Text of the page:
The proposal is implemented in Unalternative Semantics, a new method for calculating focus alternatives, which solely looks at whether two sister nodes show default or non-default relative stress (no F- or G-marking!). I show that this method provides for a particularly natural implementation of the division of labor between focus and givenness argued for.
Speaker: Edward Flemming (MIT) Title: Fieldwork recording Time: Friday, May 6th, 2-3pm Place: 32-D831
This is a general talk on fieldwork recording that addresses practical questions, such as how to choose a recorder and recording accessories for a particular fieldwork setting, what to do or not do in a particular recording environment, etc.
Class 1 (Wednesday) Title: Unalternative Semantics, basics Time: 5:00-6:30pm Venue: 32-461
UNALTERNATIVE SEMANTICS (UAS) provides a new method to calculate focus alternatives. It directly and compositionally calculates focus alternatives from relative stress patterns, without the mediation of [F]-markers or similar devices. Crucially, the structural cue for deriving focus alternatives (in English and similar languages) is the distinction between default and non-default metrical patterns among sister nodes, rather than properties of constituents in isolation (such as presence of an accent, or a particular amount of stress). The result is a simpler, yet arguably more adequate model of the connection between prosody and focus semantics.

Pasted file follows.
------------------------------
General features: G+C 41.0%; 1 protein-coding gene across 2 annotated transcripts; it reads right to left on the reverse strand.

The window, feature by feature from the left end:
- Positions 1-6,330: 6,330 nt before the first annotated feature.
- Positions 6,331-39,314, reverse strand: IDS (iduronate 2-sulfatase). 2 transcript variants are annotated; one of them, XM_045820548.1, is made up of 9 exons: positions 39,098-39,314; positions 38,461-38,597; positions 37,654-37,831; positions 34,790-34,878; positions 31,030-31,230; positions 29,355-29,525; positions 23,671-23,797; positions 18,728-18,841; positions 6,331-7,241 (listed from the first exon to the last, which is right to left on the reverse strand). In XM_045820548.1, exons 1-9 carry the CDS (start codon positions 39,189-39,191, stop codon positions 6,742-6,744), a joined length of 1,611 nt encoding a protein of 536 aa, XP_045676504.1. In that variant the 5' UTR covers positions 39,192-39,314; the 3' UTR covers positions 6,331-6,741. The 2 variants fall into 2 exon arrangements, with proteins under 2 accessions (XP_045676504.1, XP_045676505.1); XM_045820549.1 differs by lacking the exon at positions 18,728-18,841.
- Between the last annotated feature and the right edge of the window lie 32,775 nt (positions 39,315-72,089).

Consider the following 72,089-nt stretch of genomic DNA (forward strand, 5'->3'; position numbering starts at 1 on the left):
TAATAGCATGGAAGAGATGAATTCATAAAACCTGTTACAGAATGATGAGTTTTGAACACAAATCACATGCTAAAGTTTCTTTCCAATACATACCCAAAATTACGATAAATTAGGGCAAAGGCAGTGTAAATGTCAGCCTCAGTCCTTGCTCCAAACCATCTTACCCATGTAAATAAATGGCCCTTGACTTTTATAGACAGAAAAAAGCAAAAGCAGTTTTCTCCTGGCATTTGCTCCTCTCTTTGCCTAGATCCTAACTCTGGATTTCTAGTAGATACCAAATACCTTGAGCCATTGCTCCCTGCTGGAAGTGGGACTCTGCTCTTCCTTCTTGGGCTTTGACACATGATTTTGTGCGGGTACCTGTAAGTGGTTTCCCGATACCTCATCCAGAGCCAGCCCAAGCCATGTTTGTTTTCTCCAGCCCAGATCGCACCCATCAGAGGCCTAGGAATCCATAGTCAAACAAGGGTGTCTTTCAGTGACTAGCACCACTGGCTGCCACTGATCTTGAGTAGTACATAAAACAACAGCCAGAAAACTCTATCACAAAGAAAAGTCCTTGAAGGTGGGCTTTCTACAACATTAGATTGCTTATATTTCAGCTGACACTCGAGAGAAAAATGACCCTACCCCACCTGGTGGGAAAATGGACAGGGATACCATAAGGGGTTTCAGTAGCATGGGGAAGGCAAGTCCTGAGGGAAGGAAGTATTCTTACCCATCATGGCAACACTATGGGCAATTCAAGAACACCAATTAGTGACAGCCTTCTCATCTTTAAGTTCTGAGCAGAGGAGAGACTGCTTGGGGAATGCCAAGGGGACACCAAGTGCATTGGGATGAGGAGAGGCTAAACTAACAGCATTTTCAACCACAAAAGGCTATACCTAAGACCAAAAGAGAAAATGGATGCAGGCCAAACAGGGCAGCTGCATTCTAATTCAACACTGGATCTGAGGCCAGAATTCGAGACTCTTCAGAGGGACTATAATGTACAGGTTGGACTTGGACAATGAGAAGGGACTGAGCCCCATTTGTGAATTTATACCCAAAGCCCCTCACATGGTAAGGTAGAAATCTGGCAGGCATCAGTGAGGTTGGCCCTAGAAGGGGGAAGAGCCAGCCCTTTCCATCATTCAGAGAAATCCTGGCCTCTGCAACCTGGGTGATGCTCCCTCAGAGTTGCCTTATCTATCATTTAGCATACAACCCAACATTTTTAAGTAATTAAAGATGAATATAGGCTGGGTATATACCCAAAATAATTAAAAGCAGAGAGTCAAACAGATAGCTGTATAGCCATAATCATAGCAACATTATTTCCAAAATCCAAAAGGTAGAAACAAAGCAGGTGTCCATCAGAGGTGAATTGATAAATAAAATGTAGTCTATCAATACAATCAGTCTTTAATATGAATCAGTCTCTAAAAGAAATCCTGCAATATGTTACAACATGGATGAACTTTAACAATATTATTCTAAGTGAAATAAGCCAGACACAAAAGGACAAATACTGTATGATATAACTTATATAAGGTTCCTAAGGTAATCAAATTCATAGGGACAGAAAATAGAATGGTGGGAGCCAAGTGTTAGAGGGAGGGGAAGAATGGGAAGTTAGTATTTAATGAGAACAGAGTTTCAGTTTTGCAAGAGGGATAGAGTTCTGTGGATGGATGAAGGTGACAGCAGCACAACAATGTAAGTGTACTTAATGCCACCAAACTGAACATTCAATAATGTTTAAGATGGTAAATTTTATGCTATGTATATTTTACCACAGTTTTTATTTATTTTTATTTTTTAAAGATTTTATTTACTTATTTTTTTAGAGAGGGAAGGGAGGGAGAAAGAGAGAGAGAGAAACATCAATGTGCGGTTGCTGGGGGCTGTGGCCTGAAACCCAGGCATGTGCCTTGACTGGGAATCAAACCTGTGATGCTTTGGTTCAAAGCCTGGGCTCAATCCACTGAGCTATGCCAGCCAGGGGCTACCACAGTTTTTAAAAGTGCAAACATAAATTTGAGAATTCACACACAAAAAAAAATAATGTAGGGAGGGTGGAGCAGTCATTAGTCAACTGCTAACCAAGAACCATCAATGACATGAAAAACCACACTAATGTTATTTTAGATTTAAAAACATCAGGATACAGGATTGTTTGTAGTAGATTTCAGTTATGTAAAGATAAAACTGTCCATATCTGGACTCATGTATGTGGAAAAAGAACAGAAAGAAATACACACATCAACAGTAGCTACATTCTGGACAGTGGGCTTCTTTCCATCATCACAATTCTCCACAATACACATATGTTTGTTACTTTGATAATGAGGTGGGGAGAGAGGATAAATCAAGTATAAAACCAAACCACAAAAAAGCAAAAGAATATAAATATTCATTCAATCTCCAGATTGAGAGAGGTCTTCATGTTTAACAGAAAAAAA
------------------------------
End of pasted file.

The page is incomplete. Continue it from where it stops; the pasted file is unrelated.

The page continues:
The first class introduces the basic workings of UAS. I then discuss how UAS avoids classical problems such as over-focussing, under-accenting, and how it accounts for second occurrence focus.
Class 2 (Thursday) Title: Unalternative Semantics, further applications Time: 5:00-6:30pm Venue: 32-461
The basic framework from class 1 is applied to new phenomena: focus positions, “unfocus” positions (in Hausa), and sentences with two intermediate phrases and two nuclear pitch accents (in English again). If we’re lucky, we can discuss impromptu ideas by students that work on related phenomena, speculate how they could be approached in UAS etc.
Michel DeGraff participated in a panel on education as part of the launching this weekend (April 28-29, 2016) of the City University of New York’s Haitian Studies Institute, to be hosted at Brooklyn College. Michel’s presentation for the event was titled:
Haitian Studies => Solutions to Haiti’s “language & education problem”.
Some photos from the event, including the program, are available on Michel’s Facebook page.